- The Washington Times - Monday, August 6, 2018

The New York Times said it vetted her social-media history before Sarah Jeong was hired last week, which means the newspaper was presumably aware of her “Trump is Hitler” tweets.

In addition to firing off anti-white and anti-cop missives, Ms. Jeong, the latest member of the newspaper’s editorial board, repeatedly equated Donald Trump to Adolph Hitler on Twitter leading up to the 2016 presidential election.

Her account included declarations such as “Trump is Hitler,” “Trump = Hitler,” and “trump is basically hitler,” as well as “Was Hitler as rapey as Donald Trump?”

Ms. Jeong, whose age is listed online at about 30, also pushed back on those challenging the comparison as recently as last year.

After announcing her hiring last week, the newspaper came under heated criticism for bringing on an opinion writer whose numerous racially charged social-media statements include “dumba— f—-ing white people” and “#CancelWhitePeople,” both from 2014.

The newspaper stood by Ms. Jeong in a Thursday statement, saying her anti-white blasts were a reaction to “frequent online harassment” and that “[s]he regrets it, and we do not condone it.”

The Times also made it clear that her tweets were no surprise, saying, “We had candid conversations with Sarah as part of our thorough vetting process, which included a review of her social media history.”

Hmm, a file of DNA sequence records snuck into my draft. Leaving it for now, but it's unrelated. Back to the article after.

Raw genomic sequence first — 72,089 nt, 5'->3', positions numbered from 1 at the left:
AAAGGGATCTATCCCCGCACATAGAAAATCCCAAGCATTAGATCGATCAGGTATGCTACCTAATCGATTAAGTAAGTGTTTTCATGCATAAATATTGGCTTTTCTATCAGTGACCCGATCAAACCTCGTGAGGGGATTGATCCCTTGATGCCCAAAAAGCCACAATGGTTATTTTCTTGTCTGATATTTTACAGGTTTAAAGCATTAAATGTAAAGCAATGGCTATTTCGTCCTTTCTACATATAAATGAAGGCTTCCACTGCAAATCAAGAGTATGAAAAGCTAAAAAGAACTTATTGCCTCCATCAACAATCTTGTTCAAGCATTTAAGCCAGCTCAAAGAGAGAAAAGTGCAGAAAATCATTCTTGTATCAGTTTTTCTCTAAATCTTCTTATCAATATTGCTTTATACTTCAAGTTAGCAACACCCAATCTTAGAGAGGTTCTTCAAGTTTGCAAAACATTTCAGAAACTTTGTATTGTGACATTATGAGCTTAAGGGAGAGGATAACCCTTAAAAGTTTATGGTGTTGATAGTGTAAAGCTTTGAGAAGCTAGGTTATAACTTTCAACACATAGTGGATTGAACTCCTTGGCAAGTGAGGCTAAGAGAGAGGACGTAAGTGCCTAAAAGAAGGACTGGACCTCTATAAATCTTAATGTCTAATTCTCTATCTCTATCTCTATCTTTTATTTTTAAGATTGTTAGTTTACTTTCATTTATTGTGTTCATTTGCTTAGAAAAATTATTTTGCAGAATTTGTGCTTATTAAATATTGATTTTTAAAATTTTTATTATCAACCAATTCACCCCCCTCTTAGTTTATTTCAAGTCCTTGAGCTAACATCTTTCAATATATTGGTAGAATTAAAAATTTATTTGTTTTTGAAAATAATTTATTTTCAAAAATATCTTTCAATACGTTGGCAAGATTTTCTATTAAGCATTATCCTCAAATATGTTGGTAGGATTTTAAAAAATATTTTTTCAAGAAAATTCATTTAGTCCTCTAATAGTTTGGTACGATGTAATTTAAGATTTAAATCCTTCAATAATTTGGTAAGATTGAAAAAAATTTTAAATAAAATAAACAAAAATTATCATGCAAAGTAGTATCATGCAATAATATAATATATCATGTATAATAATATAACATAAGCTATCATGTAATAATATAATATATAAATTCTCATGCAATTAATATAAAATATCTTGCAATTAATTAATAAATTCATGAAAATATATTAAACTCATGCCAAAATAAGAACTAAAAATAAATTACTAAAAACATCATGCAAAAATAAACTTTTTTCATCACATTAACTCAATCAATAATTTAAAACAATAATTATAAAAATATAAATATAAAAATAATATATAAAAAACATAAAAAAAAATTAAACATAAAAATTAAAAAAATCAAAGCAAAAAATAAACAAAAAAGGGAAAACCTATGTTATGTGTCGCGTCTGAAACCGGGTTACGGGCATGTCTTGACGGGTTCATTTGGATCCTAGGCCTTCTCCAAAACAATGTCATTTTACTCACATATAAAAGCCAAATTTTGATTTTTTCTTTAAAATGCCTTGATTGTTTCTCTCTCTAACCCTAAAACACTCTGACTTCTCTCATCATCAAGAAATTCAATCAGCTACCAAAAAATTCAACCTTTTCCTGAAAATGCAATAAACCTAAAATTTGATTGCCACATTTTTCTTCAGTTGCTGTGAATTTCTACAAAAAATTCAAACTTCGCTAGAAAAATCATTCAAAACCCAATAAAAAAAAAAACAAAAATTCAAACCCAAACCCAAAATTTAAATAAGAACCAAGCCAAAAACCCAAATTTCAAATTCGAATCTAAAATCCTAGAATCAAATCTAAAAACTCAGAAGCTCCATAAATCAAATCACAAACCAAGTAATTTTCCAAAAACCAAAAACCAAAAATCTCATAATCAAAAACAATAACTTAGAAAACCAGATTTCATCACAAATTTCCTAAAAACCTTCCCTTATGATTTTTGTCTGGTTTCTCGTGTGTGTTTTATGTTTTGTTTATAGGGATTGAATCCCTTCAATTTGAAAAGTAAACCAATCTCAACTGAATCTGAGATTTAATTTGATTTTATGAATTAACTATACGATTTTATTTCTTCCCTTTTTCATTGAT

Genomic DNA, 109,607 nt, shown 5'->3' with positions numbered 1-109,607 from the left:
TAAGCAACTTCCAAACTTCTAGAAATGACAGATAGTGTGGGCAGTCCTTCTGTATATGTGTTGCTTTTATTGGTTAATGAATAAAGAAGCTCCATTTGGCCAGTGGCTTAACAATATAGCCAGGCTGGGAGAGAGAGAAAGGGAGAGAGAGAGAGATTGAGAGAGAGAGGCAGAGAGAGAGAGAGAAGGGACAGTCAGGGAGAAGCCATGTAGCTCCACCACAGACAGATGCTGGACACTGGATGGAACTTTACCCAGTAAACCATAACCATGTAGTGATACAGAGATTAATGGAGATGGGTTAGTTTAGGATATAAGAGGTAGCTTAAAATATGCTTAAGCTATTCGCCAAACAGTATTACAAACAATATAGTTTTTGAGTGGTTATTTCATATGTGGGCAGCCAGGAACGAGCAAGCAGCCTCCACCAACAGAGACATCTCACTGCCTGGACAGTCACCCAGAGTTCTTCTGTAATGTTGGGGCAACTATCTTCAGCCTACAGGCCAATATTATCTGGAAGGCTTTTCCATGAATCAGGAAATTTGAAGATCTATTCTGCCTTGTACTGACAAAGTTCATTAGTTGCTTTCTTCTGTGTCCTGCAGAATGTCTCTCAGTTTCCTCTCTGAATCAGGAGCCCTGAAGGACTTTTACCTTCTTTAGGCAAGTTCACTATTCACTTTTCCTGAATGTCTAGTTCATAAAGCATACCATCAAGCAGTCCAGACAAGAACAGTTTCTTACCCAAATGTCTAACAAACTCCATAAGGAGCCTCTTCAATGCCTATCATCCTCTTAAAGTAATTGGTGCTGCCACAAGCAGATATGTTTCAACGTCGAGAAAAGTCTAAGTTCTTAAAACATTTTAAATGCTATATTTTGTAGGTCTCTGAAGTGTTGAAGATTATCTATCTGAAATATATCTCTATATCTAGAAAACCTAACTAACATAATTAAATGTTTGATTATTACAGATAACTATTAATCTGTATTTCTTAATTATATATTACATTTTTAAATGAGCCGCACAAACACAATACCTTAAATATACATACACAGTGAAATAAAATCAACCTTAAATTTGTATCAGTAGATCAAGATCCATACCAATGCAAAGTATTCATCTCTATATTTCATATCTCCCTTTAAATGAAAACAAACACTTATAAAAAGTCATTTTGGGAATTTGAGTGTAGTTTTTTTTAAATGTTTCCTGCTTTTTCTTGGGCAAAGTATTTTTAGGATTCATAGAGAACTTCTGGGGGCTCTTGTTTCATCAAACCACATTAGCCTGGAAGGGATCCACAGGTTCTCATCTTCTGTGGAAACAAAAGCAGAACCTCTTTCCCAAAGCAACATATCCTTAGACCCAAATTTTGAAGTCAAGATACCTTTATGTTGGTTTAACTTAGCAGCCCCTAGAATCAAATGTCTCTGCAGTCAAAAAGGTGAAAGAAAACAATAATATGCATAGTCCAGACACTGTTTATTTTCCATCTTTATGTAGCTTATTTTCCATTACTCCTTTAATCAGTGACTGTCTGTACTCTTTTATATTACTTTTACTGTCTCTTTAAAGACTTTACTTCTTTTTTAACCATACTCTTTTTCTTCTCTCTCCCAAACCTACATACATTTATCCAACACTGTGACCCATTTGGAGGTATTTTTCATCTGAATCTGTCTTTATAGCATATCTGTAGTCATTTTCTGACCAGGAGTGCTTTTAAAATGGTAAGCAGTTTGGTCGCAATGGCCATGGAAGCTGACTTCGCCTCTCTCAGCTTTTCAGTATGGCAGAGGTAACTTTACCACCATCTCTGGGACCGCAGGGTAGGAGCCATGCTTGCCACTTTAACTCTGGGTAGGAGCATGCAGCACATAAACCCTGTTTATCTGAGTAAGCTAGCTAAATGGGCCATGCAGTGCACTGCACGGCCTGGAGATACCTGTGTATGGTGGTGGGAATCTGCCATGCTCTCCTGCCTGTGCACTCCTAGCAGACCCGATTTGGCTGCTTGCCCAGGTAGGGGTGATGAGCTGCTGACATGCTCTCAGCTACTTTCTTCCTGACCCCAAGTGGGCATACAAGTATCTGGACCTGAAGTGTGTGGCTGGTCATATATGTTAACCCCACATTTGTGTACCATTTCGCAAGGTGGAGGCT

In November 2015, she declared “cops are a—holes,” and in 2014 and 2015 she tweeted anti-male statements such as “kill more men.”

Conservative columnist Mollie Hemingway on Sunday accused the New York Times of hypocrisy after publisher A.G. Sulzberger criticized President Trump’s “increasingly dangerous” language.

“This week the New York Times hired Sarah Jeong on their editorial page. She is a virulent racist, and they defended it as if it’s not a problem,” said Ms. Hemingway on Fox’s “Media Buzz.” “They need to hold themselves to the high standard they’re holding others.”

Ms. Jeong’s defenders have swung back by blasting her critics for instigating what the Verge called a “widespread campaign of harassment.”

Ms. Jeong, a senior writer for the Verge, said last week she was engaging in what she thought of at the time as “counter-trolling.”

“While it was intended as satire, I deeply regret that I mimicked the language of my harassers,” she said in a Thursday statement.

• Valerie Richardson can be reached at vrichardson@washingtontimes.com.

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